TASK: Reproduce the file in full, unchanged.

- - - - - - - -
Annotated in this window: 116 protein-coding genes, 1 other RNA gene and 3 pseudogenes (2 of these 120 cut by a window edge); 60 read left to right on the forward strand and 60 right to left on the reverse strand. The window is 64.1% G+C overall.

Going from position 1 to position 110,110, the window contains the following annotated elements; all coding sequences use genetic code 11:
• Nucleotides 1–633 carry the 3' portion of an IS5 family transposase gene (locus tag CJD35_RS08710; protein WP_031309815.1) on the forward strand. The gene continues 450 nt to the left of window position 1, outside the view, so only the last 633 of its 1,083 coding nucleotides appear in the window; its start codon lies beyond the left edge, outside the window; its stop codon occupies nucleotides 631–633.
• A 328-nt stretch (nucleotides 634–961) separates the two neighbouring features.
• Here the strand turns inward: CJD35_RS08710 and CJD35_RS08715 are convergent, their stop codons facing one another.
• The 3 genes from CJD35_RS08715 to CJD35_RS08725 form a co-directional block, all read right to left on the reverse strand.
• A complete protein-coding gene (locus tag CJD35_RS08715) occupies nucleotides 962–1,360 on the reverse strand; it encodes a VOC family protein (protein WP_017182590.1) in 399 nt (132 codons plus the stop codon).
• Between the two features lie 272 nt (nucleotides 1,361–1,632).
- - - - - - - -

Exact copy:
Annotated in this window: 116 protein-coding genes, 1 other RNA gene and 3 pseudogenes (2 of these 120 cut by a window edge); 60 read left to right on the forward strand and 60 right to left on the reverse strand. The window is 64.1% G+C overall.

Going from position 1 to position 110,110, the window contains the following annotated elements; all coding sequences use genetic code 11:
• Nucleotides 1–633 carry the 3' portion of an IS5 family transposase gene (locus tag CJD35_RS08710; protein WP_031309815.1) on the forward strand. The gene continues 450 nt to the left of window position 1, outside the view, so only the last 633 of its 1,083 coding nucleotides appear in the window; its start codon lies beyond the left edge, outside the window; its stop codon occupies nucleotides 631–633.
• A 328-nt stretch (nucleotides 634–961) separates the two neighbouring features.
• Here the strand turns inward: CJD35_RS08710 and CJD35_RS08715 are convergent, their stop codons facing one another.
• The 3 genes from CJD35_RS08715 to CJD35_RS08725 form a co-directional block, all read right to left on the reverse strand.
• A complete protein-coding gene (locus tag CJD35_RS08715) occupies nucleotides 962–1,360 on the reverse strand; it encodes a VOC family protein (protein WP_017182590.1) in 399 nt (132 codons plus the stop codon).
• Between the two features lie 272 nt (nucleotides 1,361–1,632).